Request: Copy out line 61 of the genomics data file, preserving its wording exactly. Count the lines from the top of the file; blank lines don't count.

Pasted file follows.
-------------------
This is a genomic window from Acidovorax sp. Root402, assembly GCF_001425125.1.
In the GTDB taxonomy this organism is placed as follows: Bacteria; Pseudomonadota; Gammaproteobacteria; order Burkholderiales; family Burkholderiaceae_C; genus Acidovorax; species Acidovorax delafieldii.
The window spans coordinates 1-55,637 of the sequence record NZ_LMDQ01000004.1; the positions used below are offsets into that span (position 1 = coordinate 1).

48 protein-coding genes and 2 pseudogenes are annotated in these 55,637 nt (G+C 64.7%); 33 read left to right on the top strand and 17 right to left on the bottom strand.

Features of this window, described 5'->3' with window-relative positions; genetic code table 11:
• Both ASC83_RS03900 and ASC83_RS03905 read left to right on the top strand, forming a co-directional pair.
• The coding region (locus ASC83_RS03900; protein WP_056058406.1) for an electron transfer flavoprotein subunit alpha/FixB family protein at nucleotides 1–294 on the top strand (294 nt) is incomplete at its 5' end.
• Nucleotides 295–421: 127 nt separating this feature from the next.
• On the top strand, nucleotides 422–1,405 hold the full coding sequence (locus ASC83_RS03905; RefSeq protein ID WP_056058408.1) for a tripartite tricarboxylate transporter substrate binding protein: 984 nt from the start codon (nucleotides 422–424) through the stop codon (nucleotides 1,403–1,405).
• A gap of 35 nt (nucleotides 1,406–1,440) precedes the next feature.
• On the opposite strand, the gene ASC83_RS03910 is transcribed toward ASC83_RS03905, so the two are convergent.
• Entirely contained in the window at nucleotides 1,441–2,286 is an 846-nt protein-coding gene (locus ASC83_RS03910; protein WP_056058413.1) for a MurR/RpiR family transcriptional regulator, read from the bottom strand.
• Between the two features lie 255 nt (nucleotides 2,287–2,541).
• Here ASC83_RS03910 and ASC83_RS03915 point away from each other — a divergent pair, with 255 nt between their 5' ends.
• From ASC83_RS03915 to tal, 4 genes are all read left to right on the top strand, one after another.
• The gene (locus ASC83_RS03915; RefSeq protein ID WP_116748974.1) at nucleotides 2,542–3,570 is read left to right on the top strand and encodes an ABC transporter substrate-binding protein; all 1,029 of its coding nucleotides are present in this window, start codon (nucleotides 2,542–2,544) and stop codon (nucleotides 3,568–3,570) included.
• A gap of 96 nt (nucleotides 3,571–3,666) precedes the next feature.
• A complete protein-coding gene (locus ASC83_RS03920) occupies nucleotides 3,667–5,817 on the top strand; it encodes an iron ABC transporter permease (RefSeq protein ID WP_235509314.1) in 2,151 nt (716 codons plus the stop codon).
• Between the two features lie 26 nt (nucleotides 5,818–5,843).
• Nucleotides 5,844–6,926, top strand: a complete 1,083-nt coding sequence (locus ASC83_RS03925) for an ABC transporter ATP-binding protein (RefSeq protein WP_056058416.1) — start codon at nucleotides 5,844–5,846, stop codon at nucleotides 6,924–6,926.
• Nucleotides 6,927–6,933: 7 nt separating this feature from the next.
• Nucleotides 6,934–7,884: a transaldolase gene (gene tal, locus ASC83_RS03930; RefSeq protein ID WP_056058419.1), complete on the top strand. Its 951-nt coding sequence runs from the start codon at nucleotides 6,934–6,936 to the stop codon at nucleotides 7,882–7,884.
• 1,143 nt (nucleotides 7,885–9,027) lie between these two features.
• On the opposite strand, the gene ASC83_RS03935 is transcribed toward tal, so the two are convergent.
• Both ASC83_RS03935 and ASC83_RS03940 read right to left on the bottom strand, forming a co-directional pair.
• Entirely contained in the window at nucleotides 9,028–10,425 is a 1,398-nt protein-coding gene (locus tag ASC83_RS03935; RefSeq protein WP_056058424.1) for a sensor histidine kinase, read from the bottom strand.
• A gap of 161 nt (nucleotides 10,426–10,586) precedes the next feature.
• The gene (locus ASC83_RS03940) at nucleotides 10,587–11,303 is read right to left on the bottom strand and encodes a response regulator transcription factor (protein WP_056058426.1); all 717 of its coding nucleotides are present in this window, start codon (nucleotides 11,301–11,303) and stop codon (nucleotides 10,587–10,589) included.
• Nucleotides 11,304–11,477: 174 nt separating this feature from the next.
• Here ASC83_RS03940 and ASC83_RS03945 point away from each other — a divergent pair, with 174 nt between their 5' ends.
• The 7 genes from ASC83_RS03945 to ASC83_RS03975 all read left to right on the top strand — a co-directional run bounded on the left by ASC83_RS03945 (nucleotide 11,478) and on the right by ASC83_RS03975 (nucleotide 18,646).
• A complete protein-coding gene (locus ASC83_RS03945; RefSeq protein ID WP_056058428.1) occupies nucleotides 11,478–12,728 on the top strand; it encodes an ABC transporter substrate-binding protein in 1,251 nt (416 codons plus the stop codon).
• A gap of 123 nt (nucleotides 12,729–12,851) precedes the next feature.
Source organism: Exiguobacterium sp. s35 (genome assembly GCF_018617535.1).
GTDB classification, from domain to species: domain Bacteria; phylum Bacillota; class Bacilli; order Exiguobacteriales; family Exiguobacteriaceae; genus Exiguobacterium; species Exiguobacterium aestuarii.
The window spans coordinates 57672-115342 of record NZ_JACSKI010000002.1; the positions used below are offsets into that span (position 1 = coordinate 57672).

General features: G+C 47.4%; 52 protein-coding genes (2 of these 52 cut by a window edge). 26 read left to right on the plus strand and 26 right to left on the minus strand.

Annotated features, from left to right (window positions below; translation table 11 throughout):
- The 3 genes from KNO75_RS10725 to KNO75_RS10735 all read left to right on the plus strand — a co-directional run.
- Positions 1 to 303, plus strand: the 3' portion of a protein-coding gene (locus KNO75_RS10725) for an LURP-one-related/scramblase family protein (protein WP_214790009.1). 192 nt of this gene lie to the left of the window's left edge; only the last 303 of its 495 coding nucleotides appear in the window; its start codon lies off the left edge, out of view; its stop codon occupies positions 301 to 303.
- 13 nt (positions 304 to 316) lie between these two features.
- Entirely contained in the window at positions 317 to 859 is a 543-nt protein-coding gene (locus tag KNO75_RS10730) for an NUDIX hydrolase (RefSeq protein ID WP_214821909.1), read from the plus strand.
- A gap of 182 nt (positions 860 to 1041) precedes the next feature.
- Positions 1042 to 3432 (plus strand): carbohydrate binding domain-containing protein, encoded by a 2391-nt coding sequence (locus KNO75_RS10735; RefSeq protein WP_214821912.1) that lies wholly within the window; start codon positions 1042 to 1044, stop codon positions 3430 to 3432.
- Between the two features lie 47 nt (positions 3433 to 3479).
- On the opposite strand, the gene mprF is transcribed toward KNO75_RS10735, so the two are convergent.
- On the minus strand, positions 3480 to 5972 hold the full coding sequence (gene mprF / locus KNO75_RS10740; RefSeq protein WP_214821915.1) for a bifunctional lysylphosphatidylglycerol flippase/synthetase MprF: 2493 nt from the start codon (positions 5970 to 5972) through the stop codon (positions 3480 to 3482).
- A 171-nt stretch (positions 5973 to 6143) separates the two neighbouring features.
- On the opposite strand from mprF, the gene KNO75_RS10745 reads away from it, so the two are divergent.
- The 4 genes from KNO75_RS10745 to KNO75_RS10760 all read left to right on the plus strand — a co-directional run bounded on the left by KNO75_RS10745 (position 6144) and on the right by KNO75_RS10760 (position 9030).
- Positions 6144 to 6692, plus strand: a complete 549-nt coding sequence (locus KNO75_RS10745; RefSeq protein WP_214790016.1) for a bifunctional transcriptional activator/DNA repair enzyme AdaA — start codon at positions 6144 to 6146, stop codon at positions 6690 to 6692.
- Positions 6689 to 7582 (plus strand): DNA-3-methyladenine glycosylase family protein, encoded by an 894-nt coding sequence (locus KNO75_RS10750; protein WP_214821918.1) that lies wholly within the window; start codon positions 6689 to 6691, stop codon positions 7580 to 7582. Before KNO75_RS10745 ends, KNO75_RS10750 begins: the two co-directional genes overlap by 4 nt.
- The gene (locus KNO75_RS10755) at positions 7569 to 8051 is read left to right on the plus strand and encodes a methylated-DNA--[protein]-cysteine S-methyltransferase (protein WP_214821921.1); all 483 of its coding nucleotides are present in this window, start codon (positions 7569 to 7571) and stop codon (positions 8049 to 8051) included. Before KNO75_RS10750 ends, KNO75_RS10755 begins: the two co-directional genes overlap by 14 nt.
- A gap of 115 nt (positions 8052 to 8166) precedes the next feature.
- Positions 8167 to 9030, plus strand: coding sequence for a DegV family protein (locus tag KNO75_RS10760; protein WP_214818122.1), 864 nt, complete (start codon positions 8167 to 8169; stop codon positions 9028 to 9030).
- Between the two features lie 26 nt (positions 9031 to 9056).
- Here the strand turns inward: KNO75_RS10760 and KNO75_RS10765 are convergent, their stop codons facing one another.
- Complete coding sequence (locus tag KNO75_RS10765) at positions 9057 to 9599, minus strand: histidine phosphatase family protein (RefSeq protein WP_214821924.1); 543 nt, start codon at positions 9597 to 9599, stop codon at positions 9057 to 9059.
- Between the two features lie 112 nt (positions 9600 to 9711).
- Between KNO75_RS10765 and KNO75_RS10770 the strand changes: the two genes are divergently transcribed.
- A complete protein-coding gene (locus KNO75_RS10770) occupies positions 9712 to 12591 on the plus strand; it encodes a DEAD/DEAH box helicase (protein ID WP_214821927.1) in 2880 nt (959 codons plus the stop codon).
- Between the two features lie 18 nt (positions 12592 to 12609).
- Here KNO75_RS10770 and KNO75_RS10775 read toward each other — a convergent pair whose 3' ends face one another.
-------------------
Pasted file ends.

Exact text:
- A complete protein-coding gene (locus KNO75_RS10770) occupies positions 9712 to 12591 on the plus strand; it encodes a DEAD/DEAH box helicase (protein ID WP_214821927.1) in 2880 nt (959 codons plus the stop codon).